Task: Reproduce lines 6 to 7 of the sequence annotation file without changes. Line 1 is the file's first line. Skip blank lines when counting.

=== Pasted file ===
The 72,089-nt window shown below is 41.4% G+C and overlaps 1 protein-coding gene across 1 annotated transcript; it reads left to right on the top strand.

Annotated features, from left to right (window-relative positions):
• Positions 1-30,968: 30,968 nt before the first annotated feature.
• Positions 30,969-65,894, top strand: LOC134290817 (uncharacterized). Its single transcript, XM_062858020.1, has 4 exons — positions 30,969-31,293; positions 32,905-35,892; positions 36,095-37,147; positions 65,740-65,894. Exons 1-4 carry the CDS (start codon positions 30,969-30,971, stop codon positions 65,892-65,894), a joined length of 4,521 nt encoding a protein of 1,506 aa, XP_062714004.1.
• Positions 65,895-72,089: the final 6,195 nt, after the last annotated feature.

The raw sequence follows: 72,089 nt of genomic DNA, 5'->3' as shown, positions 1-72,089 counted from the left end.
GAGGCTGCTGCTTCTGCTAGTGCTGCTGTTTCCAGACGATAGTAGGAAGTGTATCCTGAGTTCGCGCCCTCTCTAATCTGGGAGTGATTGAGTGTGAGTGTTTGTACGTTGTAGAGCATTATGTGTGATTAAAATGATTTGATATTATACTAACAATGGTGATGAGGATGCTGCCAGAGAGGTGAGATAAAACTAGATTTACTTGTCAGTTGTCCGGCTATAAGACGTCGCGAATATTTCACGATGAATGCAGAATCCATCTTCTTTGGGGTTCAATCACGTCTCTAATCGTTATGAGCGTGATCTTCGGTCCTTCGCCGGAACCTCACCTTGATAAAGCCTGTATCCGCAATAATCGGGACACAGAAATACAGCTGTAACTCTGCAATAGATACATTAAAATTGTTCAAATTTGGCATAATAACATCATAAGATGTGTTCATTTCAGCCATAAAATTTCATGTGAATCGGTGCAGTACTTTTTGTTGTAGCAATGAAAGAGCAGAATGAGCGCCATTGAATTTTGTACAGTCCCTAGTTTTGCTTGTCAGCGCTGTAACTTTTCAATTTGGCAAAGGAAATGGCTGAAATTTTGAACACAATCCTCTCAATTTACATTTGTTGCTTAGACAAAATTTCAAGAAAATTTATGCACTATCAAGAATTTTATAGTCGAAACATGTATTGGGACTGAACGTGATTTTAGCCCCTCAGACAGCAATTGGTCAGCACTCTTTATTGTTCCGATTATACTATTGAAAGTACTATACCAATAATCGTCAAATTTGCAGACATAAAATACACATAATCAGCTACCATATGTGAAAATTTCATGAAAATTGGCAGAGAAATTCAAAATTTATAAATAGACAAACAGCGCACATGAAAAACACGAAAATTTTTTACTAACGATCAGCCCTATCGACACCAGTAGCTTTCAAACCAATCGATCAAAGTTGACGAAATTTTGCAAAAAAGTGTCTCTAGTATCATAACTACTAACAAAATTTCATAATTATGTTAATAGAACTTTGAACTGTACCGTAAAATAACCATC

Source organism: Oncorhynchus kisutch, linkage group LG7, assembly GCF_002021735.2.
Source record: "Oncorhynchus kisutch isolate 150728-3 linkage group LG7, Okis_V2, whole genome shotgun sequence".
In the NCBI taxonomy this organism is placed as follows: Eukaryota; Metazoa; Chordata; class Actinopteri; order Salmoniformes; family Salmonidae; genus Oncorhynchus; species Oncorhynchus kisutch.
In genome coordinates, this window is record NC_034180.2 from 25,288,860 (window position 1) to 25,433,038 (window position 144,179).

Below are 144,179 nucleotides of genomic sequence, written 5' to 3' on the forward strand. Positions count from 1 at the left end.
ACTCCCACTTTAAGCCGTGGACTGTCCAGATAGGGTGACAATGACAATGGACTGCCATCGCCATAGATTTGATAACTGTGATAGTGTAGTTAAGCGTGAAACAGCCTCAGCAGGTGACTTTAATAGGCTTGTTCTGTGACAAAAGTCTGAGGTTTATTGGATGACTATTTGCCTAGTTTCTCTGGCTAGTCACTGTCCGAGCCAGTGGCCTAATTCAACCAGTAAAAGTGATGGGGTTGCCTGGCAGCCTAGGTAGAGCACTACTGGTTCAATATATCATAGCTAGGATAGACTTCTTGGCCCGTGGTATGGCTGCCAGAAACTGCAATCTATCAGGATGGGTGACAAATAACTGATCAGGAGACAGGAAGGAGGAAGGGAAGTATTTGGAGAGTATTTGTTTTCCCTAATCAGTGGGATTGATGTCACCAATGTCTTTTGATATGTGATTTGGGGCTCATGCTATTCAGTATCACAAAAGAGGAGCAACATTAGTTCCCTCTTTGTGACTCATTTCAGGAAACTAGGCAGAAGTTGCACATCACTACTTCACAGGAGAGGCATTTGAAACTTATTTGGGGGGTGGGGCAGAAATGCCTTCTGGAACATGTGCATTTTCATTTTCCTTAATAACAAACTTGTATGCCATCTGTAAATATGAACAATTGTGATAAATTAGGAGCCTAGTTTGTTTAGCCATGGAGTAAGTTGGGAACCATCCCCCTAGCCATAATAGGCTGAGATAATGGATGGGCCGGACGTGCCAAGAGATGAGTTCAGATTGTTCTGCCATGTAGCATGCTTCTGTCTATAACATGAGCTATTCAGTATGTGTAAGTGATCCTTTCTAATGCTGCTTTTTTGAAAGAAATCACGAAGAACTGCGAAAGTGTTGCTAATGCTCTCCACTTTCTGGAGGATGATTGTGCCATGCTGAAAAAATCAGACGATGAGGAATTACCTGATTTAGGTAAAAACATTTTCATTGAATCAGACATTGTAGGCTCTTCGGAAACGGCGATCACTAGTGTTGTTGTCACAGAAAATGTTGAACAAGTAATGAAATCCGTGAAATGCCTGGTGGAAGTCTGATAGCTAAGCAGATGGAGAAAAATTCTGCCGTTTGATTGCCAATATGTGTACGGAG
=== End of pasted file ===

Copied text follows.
The raw sequence follows: 72,089 nt of genomic DNA, 5'->3' as shown, positions 1-72,089 counted from the left end.
GAGGCTGCTGCTTCTGCTAGTGCTGCTGTTTCCAGACGATAGTAGGAAGTGTATCCTGAGTTCGCGCCCTCTCTAATCTGGGAGTGATTGAGTGTGAGTGTTTGTACGTTGTAGAGCATTATGTGTGATTAAAATGATTTGATATTATACTAACAATGGTGATGAGGATGCTGCCAGAGAGGTGAGATAAAACTAGATTTACTTGTCAGTTGTCCGGCTATAAGACGTCGCGAATATTTCACGATGAATGCAGAATCCATCTTCTTTGGGGTTCAATCACGTCTCTAATCGTTATGAGCGTGATCTTCGGTCCTTCGCCGGAACCTCACCTTGATAAAGCCTGTATCCGCAATAATCGGGACACAGAAATACAGCTGTAACTCTGCAATAGATACATTAAAATTGTTCAAATTTGGCATAATAACATCATAAGATGTGTTCATTTCAGCCATAAAATTTCATGTGAATCGGTGCAGTACTTTTTGTTGTAGCAATGAAAGAGCAGAATGAGCGCCATTGAATTTTGTACAGTCCCTAGTTTTGCTTGTCAGCGCTGTAACTTTTCAATTTGGCAAAGGAAATGGCTGAAATTTTGAACACAATCCTCTCAATTTACATTTGTTGCTTAGACAAAATTTCAAGAAAATTTATGCACTATCAAGAATTTTATAGTCGAAACATGTATTGGGACTGAACGTGATTTTAGCCCCTCAGACAGCAATTGGTCAGCACTCTTTATTGTTCCGATTATACTATTGAAAGTACTATACCAATAATCGTCAAATTTGCAGACATAAAATACACATAATCAGCTACCATATGTGAAAATTTCATGAAAATTGGCAGAGAAATTCAAAATTTATAAATAGACAAACAGCGCACATGAAAAACACGAAAATTTTTTACTAACGATCAGCCCTATCGACACCAGTAGCTTTCAAACCAATCGATCAAAGTTGACGAAATTTTGCAAAAAAGTGTCTCTAGTATCATAACTACTAACAAAATTTCATAATTATGTTAATAGAACTTTGAACTGTACCGTAAAATAACCATC